Functional Integration of Nursing Research Into a Pediatric Oncology Cooperative Group: Finding Common Ground

Pamela S. Hinds

Christina Baggott

Joetta De Swarte-Wallace

Marylin Dodd

Joan E. Haase

Marilyn J. Hockenberry

Casey Hooke

Patsy McGuire Cullen

Ida M. Moore

Lona Roll

Kathleen S. Ruccione

ONF 2003, 30(6), E121-E126. DOI: 10.1188/03.ONF.E121-E126

Purpose/Objectives: To provide a brief description of the historic role of nursing and nursing research in the culture of previous pediatric oncology cooperative groups and compare the research language used in cooperative groups with the language used in nursing research.

Data Sources: Published empirical, clinical, and methodologic reports.

Data Synthesis: The culture and language of nursing research differ from those of medical research and the pediatric oncology cooperative group, the Children's Oncology Group (COG). Different approaches exist to integrate nursing research priorities into the priorities of COG, including freestanding protocols, companion protocols, and research objectives included in therapeutic protocols.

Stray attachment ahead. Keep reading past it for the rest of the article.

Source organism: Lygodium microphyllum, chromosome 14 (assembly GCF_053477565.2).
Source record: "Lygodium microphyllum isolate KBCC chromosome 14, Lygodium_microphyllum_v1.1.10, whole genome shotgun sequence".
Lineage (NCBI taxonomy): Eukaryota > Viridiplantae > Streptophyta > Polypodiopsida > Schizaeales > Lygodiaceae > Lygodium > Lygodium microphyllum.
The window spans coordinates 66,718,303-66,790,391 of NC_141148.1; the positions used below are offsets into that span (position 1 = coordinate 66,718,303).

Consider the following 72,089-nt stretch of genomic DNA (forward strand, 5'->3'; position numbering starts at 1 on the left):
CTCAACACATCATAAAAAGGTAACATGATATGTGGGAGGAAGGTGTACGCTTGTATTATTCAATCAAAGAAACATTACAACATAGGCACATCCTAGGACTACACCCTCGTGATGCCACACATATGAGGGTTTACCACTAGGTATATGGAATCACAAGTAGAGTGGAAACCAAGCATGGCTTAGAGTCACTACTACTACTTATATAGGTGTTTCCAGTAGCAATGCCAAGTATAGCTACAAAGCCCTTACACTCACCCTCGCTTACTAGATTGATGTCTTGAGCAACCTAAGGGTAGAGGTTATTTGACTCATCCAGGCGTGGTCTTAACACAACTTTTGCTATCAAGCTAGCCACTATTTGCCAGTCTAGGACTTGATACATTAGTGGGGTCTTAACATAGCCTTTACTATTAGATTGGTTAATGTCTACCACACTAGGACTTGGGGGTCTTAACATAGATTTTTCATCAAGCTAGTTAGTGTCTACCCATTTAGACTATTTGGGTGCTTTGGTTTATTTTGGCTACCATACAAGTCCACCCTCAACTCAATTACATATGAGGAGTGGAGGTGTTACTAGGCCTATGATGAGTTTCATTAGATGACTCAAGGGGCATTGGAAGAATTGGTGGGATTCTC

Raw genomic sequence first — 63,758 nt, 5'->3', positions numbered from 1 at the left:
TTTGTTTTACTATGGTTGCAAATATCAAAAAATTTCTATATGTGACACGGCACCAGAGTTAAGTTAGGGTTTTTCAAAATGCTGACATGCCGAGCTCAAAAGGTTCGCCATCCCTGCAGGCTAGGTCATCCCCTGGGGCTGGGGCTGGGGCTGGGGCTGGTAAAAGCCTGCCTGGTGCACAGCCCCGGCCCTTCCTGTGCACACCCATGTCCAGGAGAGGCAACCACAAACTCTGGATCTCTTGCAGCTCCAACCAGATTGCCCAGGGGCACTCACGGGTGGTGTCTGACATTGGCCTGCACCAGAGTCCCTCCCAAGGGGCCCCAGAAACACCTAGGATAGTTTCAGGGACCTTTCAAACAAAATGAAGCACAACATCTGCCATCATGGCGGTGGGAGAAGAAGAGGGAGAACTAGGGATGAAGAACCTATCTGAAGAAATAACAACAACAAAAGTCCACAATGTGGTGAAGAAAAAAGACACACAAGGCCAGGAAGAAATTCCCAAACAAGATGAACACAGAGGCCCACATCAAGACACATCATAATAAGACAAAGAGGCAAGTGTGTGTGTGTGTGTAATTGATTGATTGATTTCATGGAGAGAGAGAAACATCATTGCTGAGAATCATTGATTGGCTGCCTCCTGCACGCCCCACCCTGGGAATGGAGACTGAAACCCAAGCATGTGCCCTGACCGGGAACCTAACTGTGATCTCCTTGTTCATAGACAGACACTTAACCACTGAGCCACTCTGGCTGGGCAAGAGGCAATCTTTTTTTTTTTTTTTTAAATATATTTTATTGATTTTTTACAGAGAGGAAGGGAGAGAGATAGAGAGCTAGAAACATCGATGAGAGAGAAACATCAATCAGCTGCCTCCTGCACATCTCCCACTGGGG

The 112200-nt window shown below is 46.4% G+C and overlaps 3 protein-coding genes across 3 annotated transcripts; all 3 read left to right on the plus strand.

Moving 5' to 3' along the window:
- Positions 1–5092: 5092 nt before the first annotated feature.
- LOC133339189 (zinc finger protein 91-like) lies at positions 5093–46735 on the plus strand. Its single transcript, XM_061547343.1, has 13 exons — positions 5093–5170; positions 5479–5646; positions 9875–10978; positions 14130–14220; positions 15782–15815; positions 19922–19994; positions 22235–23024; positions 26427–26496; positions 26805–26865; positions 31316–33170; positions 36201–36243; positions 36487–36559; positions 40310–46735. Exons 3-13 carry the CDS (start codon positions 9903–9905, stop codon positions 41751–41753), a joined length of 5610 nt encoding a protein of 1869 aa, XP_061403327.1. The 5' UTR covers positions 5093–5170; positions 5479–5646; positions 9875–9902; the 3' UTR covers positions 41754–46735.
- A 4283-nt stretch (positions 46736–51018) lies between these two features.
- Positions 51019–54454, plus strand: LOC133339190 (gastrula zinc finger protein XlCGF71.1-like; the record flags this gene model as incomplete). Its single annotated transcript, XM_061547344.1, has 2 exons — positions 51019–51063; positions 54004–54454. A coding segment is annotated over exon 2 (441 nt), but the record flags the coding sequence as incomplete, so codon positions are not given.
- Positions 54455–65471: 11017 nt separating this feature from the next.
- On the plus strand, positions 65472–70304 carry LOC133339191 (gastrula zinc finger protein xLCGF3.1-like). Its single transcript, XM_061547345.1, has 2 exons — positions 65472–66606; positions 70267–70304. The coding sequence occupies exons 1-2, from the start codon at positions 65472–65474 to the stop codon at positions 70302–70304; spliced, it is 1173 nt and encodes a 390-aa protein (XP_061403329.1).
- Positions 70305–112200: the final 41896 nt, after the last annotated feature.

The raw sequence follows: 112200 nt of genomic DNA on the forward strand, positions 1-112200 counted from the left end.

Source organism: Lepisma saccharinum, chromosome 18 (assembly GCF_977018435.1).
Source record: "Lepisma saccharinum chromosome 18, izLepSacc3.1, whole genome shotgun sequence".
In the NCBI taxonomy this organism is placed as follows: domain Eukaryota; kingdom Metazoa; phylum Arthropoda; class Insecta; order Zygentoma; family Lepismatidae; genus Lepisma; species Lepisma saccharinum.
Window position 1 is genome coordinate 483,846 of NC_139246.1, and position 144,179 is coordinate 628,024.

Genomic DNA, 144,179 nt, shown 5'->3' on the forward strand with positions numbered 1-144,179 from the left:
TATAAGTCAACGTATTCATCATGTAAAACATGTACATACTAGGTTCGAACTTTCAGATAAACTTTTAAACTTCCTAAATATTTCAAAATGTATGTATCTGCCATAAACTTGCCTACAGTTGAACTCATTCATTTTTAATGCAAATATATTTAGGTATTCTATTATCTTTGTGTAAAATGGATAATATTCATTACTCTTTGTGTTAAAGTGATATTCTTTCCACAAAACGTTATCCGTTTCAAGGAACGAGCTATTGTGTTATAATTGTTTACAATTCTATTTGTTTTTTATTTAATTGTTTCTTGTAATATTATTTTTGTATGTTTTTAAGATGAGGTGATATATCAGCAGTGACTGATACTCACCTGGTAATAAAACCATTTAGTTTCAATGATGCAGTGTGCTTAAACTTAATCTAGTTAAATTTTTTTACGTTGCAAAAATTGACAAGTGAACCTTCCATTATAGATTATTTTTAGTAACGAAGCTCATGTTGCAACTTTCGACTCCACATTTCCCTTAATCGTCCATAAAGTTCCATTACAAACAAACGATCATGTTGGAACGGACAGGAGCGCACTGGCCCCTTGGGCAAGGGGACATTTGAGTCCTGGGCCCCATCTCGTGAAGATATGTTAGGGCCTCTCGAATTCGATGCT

Conclusions: Full integration of nursing research into COG is feasible but dependent on recognition of cultural and language differences among researchers. Integration will be demonstrated by the number of concepts and protocols contributed to or developed by active nurses in COG.

Implications for Nursing: Significant advances exist for nurses conducting research in COG. These research efforts are facilitated by a familiarity with the science language used by other disciplines in COG and an understanding of COG's research processes. Increased interdisciplinary scientific collaborations involving nurses in COG particularly benefit pediatric patients with cancer.

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